Benefits of exercise during pregnancy

Benefits of exercise during pregnancy

Benefits of exercise during pregnancy
Benefits of exercise during pregnancy

Sport is an essential and important thing in the life of many women, so if you are a fan of exercising before pregnancy, you can practice and benefit from it during pregnancy as well, as exercising during pregnancy provides many benefits for you and your baby, and through it you will get an improvement in the condition moodiness, a decrease in many pregnancy symptoms, a faster recovery after birth, and your baby may have a healthier heart, lower body mass index, and enhanced brain health.

Is it safe to exercise during pregnancy

For most pregnant women, exercising during pregnancy is dangerous and scary, but what you don't know is that exercise is a safe and healthy type of exercise for you and your baby. of pregnancy, or a premature baby who was born before 37 weeks of gestation, or a baby born with a low birth weight of less than 5 pounds, 8 ounces.

How much exercise you need during pregnancy

Pregnant women need at least two and a half hours of moderate aerobic activity each week. You don't have to do all your exercise in two and a half hours. Instead, divide it up over the week. You could do 30 minutes of exercise a day if that feels right to you. 30 minutes by doing a different activity every 10 minutes 3 times each day.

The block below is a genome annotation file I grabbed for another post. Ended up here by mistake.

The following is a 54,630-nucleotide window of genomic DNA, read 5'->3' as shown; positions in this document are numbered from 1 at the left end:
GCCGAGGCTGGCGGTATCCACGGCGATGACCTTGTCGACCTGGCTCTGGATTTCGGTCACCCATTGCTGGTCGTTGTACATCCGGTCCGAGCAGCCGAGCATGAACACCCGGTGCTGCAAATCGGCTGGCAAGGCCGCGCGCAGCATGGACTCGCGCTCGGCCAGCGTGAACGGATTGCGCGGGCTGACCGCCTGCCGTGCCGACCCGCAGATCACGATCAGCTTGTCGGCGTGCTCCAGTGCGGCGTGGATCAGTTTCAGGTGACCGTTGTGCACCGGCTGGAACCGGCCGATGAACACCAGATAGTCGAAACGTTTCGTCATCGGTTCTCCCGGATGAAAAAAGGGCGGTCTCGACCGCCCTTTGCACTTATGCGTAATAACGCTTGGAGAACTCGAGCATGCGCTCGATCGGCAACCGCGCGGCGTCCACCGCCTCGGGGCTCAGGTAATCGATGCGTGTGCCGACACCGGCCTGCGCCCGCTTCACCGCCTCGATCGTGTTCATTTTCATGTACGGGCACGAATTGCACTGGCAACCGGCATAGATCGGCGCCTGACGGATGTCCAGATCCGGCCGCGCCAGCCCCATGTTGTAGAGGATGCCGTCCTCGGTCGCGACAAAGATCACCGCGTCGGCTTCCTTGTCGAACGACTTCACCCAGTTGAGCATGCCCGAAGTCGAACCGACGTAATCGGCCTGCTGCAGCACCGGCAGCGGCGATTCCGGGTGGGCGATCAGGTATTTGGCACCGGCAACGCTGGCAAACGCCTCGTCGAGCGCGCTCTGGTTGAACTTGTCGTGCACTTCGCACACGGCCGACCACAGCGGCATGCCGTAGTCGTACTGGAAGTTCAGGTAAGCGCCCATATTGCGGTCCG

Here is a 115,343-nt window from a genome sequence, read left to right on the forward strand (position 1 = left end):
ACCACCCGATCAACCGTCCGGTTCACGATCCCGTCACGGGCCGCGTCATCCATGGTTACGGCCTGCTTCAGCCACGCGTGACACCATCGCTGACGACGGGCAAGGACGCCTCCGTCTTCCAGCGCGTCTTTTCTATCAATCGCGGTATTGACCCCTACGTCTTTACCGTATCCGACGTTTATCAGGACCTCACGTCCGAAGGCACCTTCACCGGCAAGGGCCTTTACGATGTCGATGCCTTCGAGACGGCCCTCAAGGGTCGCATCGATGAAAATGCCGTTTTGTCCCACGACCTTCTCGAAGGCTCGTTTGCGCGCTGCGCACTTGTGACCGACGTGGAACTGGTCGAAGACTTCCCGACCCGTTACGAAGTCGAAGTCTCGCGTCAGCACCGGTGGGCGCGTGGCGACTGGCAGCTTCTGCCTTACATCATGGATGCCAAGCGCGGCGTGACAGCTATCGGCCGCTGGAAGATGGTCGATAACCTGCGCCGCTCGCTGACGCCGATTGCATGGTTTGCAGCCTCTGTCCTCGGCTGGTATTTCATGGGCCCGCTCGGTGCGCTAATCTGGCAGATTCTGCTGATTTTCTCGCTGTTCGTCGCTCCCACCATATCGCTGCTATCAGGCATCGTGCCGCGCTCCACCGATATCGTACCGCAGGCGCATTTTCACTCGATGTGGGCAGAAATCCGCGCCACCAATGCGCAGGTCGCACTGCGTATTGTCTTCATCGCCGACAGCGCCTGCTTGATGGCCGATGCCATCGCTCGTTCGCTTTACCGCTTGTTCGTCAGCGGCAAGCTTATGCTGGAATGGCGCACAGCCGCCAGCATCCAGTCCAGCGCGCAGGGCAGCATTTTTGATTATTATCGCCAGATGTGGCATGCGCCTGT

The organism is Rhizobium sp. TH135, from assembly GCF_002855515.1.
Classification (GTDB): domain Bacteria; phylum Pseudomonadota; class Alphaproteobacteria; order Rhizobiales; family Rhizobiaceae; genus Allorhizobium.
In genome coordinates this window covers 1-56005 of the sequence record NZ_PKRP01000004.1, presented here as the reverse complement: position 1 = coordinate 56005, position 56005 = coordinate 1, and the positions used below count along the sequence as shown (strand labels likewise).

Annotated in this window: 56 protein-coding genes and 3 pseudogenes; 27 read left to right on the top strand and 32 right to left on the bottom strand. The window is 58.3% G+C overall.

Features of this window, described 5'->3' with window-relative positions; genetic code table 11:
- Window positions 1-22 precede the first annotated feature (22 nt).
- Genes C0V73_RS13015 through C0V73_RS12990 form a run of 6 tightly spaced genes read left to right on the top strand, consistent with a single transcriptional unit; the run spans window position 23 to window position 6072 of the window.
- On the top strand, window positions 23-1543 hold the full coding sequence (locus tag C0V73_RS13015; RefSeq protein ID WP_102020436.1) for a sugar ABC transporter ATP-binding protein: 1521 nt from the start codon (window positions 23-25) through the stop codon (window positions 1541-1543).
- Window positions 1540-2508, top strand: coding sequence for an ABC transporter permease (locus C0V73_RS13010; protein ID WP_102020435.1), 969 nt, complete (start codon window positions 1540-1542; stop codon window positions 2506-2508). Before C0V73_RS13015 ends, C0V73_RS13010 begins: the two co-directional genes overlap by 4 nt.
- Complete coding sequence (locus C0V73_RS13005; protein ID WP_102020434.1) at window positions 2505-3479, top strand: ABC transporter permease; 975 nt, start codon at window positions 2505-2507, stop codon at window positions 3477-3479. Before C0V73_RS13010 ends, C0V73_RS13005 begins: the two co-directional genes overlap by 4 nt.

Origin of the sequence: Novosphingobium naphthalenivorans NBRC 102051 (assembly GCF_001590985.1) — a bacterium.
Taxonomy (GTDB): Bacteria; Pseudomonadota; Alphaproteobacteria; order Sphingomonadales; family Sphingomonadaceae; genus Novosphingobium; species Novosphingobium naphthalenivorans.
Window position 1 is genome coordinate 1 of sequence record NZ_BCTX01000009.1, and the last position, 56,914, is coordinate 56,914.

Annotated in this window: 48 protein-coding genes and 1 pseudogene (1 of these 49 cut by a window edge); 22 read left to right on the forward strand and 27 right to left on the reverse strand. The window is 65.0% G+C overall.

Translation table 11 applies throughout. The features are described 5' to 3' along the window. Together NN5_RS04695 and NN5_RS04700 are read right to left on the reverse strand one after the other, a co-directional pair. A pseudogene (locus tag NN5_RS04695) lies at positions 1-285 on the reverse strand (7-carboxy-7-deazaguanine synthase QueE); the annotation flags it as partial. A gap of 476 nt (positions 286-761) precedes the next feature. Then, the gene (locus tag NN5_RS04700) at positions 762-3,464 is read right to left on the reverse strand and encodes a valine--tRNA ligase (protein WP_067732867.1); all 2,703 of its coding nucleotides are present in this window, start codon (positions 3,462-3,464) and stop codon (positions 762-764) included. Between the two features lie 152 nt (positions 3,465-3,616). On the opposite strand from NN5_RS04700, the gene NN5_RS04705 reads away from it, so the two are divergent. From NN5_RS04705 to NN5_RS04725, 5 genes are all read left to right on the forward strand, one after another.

Benefits of exercising for pregnant women

Exercising during pregnancy keeps your mind and body healthy.

Physical activity can help you feel good and give you extra energy. It also makes your heart, lungs, and blood vessels strong and helps you stay fit.

Help you gain the right amount of weight during pregnancy.

Relieving some of the common discomforts during pregnancy, such as constipation, back pain, and swollen legs, ankles, and feet.

Help you manage stress and sleep better. Stress is the worry, pressure, or pressure you feel in response to things that are going on in your life.

It helps reduce the risk of pregnancy complications, such as gestational diabetes and pre-eclampsia.

Helps reduce the chances of a cesarean delivery.

Activities such as yoga for childbirth and Pilates can help you practice breathing, meditation and other calming methods that may help you manage labor pain.

Exercises for pregnant women in the first months

Walking: Brisk walking is a great exercise that doesn't strain your joints and muscles. If you are new to playing sports, this is a great activity.

Swimming and water exercises: Water supports your growing baby's weight and moving against the water helps keep your heart rate up. It's also easy on your joints and muscles. If you have lower back pain when doing other activities, try swimming.

Riding a stationary bike: This is safer than riding a regular bike while pregnant. You're much less likely to fall off a stationary bike than on a regular bike, even as your belly grows.

Exercises for pregnant women in the last months

Neck rotation exercise

Neck rotation can help relieve tension in your neck and shoulders. Start by dropping your head forward, then slowly rotate your head toward your right shoulder, then back to center, then toward your left shoulder. Do four slow turns in each direction.